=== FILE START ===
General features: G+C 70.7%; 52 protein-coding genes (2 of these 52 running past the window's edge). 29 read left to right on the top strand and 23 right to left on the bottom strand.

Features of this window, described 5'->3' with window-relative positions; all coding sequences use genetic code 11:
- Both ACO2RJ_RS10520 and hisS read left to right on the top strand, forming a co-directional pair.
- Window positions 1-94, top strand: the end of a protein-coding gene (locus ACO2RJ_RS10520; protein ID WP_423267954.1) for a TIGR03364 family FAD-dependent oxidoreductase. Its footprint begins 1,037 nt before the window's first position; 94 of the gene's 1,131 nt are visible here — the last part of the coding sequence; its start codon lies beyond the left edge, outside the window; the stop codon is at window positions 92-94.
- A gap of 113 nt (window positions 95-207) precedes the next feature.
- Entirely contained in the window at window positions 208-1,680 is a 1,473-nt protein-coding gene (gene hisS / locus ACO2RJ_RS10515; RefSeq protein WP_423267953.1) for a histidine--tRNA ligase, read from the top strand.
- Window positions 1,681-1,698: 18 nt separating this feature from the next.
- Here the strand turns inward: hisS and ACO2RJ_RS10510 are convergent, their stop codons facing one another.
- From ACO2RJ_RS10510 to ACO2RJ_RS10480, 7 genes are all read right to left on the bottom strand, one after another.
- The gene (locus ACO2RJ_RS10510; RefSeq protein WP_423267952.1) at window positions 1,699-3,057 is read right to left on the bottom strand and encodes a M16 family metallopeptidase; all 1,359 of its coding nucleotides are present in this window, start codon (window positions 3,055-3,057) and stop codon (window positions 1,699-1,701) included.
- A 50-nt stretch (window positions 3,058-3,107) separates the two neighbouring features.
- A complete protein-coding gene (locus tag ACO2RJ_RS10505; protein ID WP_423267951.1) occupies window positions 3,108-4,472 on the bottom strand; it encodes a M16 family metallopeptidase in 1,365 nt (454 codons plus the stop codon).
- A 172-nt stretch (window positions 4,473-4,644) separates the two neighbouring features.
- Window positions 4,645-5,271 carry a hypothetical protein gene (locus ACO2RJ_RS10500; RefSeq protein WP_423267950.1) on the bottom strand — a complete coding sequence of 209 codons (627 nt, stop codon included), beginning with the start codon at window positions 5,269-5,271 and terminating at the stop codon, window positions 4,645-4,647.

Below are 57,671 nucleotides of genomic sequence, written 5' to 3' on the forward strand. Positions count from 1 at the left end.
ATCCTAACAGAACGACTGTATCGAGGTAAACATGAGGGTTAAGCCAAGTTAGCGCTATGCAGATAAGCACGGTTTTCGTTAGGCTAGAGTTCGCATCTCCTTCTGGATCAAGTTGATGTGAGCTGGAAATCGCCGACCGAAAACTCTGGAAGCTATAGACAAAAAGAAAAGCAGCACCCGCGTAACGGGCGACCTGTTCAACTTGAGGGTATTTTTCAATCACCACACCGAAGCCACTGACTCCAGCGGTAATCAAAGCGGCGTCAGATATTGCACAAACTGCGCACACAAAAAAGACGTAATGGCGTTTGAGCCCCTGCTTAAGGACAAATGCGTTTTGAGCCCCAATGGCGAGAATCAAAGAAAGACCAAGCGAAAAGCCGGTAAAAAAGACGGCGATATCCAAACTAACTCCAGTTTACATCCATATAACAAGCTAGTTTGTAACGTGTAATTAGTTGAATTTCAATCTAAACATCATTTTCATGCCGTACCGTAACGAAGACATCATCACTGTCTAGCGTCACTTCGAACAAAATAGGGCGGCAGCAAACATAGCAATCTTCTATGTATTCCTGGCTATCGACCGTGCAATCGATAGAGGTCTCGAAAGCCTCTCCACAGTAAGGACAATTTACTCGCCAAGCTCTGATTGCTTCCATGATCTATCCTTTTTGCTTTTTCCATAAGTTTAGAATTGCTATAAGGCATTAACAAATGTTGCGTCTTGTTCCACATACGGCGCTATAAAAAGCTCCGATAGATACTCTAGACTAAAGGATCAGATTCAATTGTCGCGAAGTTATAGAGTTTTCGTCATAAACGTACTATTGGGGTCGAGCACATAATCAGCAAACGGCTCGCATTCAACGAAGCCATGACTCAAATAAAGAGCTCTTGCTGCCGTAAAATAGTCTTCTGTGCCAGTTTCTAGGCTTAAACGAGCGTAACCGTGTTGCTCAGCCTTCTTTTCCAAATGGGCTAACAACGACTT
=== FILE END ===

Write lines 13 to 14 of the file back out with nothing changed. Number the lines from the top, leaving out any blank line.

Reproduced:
- A 172-nt stretch (window positions 4,473-4,644) separates the two neighbouring features.
- Window positions 4,645-5,271 carry a hypothetical protein gene (locus ACO2RJ_RS10500; RefSeq protein WP_423267950.1) on the bottom strand — a complete coding sequence of 209 codons (627 nt, stop codon included), beginning with the start codon at window positions 5,269-5,271 and terminating at the stop codon, window positions 4,645-4,647.